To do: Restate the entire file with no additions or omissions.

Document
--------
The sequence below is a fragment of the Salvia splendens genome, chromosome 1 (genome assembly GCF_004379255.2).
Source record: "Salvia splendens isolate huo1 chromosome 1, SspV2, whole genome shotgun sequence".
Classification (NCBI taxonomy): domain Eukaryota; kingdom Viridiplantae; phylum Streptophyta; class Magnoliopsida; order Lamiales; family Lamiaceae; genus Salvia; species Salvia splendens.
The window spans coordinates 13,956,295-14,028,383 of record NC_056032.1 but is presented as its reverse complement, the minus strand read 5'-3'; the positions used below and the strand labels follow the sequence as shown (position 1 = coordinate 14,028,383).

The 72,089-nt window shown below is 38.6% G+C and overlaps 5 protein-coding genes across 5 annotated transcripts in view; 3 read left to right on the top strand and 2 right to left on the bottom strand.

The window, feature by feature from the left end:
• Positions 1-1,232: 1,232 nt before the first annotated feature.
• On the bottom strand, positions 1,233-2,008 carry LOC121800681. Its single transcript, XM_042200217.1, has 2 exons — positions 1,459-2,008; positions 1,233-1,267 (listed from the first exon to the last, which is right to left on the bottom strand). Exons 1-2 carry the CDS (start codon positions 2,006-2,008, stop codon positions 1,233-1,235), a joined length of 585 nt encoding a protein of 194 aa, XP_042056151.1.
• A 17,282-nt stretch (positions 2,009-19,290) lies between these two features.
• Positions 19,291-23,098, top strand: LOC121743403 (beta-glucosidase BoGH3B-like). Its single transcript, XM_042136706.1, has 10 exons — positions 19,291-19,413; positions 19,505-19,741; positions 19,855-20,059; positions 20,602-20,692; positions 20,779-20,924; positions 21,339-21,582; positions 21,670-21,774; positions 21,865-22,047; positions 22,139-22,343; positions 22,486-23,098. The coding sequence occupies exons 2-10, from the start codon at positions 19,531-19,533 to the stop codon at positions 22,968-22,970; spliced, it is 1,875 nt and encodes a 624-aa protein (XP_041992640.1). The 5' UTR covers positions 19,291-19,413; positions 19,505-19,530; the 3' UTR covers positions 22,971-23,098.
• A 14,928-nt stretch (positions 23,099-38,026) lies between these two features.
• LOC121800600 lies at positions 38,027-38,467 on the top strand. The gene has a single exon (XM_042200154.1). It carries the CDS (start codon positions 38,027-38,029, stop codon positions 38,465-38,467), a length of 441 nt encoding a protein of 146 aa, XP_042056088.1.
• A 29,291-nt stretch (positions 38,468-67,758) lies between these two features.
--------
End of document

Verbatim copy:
The sequence below is a fragment of the Salvia splendens genome, chromosome 1 (genome assembly GCF_004379255.2).
Source record: "Salvia splendens isolate huo1 chromosome 1, SspV2, whole genome shotgun sequence".
Classification (NCBI taxonomy): domain Eukaryota; kingdom Viridiplantae; phylum Streptophyta; class Magnoliopsida; order Lamiales; family Lamiaceae; genus Salvia; species Salvia splendens.
The window spans coordinates 13,956,295-14,028,383 of record NC_056032.1 but is presented as its reverse complement, the minus strand read 5'-3'; the positions used below and the strand labels follow the sequence as shown (position 1 = coordinate 14,028,383).

The 72,089-nt window shown below is 38.6% G+C and overlaps 5 protein-coding genes across 5 annotated transcripts in view; 3 read left to right on the top strand and 2 right to left on the bottom strand.

The window, feature by feature from the left end:
• Positions 1-1,232: 1,232 nt before the first annotated feature.
• On the bottom strand, positions 1,233-2,008 carry LOC121800681. Its single transcript, XM_042200217.1, has 2 exons — positions 1,459-2,008; positions 1,233-1,267 (listed from the first exon to the last, which is right to left on the bottom strand). Exons 1-2 carry the CDS (start codon positions 2,006-2,008, stop codon positions 1,233-1,235), a joined length of 585 nt encoding a protein of 194 aa, XP_042056151.1.
• A 17,282-nt stretch (positions 2,009-19,290) lies between these two features.
• Positions 19,291-23,098, top strand: LOC121743403 (beta-glucosidase BoGH3B-like). Its single transcript, XM_042136706.1, has 10 exons — positions 19,291-19,413; positions 19,505-19,741; positions 19,855-20,059; positions 20,602-20,692; positions 20,779-20,924; positions 21,339-21,582; positions 21,670-21,774; positions 21,865-22,047; positions 22,139-22,343; positions 22,486-23,098. The coding sequence occupies exons 2-10, from the start codon at positions 19,531-19,533 to the stop codon at positions 22,968-22,970; spliced, it is 1,875 nt and encodes a 624-aa protein (XP_041992640.1). The 5' UTR covers positions 19,291-19,413; positions 19,505-19,530; the 3' UTR covers positions 22,971-23,098.
• A 14,928-nt stretch (positions 23,099-38,026) lies between these two features.
• LOC121800600 lies at positions 38,027-38,467 on the top strand. The gene has a single exon (XM_042200154.1). It carries the CDS (start codon positions 38,027-38,029, stop codon positions 38,465-38,467), a length of 441 nt encoding a protein of 146 aa, XP_042056088.1.
• A 29,291-nt stretch (positions 38,468-67,758) lies between these two features.